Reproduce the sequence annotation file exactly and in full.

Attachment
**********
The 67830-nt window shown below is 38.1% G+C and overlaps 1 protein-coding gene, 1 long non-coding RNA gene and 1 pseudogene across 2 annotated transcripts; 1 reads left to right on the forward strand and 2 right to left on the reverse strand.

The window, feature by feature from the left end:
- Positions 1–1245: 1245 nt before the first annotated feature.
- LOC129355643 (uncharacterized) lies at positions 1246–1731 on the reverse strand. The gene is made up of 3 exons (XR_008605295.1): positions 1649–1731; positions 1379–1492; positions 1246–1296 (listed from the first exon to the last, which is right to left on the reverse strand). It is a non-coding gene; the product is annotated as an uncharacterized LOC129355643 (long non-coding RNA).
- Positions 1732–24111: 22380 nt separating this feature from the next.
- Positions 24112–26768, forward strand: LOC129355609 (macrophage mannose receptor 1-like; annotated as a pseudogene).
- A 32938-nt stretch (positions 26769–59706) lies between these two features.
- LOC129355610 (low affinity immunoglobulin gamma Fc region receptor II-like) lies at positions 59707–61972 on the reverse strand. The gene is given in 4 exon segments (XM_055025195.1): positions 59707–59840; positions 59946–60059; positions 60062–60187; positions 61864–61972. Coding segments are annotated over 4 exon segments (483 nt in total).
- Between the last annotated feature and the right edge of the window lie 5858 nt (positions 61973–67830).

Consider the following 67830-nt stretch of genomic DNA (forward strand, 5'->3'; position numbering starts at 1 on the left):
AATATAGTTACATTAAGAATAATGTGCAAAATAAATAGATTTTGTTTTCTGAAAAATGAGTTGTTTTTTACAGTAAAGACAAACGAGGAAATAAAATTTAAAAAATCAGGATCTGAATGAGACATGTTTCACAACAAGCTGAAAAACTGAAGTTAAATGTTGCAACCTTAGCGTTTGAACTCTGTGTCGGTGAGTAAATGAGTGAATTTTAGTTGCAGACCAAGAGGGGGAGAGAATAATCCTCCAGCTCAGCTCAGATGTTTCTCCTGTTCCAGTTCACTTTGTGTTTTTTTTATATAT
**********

The 67830-nt window shown below is 38.1% G+C and overlaps 1 protein-coding gene, 1 long non-coding RNA gene and 1 pseudogene across 2 annotated transcripts; 1 reads left to right on the forward strand and 2 right to left on the reverse strand.

The window, feature by feature from the left end:
- Positions 1–1245: 1245 nt before the first annotated feature.
- LOC129355643 (uncharacterized) lies at positions 1246–1731 on the reverse strand. The gene is made up of 3 exons (XR_008605295.1): positions 1649–1731; positions 1379–1492; positions 1246–1296 (listed from the first exon to the last, which is right to left on the reverse strand). It is a non-coding gene; the product is annotated as an uncharacterized LOC129355643 (long non-coding RNA).
- Positions 1732–24111: 22380 nt separating this feature from the next.
- Positions 24112–26768, forward strand: LOC129355609 (macrophage mannose receptor 1-like; annotated as a pseudogene).
- A 32938-nt stretch (positions 26769–59706) lies between these two features.
- LOC129355610 (low affinity immunoglobulin gamma Fc region receptor II-like) lies at positions 59707–61972 on the reverse strand. The gene is given in 4 exon segments (XM_055025195.1): positions 59707–59840; positions 59946–60059; positions 60062–60187; positions 61864–61972. Coding segments are annotated over 4 exon segments (483 nt in total).
- Between the last annotated feature and the right edge of the window lie 5858 nt (positions 61973–67830).

Consider the following 67830-nt stretch of genomic DNA (forward strand, 5'->3'; position numbering starts at 1 on the left):
AATATAGTTACATTAAGAATAATGTGCAAAATAAATAGATTTTGTTTTCTGAAAAATGAGTTGTTTTTTACAGTAAAGACAAACGAGGAAATAAAATTTAAAAAATCAGGATCTGAATGAGACATGTTTCACAACAAGCTGAAAAACTGAAGTTAAATGTTGCAACCTTAGCGTTTGAACTCTGTGTCGGTGAGTAAATGAGTGAATTTTAGTTGCAGACCAAGAGGGGGAGAGAATAATCCTCCAGCTCAGCTCAGATGTTTCTCCTGTTCCAGTTCACTTTGTGTTTTTTTTATATAT